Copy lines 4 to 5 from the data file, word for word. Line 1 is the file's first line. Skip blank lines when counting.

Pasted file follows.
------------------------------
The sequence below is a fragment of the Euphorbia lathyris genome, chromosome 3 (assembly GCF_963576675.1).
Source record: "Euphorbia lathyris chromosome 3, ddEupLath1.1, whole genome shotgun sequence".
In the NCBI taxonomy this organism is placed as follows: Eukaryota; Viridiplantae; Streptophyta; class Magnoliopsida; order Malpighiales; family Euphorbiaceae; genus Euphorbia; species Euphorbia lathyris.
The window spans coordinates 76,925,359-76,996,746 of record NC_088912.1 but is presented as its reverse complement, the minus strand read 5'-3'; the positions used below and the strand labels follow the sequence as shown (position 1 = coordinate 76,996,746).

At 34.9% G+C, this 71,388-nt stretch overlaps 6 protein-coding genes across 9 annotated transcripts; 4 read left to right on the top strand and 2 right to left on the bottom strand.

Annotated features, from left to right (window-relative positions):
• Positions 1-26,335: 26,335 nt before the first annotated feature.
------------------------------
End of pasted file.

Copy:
The window spans coordinates 76,925,359-76,996,746 of record NC_088912.1 but is presented as its reverse complement, the minus strand read 5'-3'; the positions used below and the strand labels follow the sequence as shown (position 1 = coordinate 76,996,746).

At 34.9% G+C, this 71,388-nt stretch overlaps 6 protein-coding genes across 9 annotated transcripts; 4 read left to right on the top strand and 2 right to left on the bottom strand.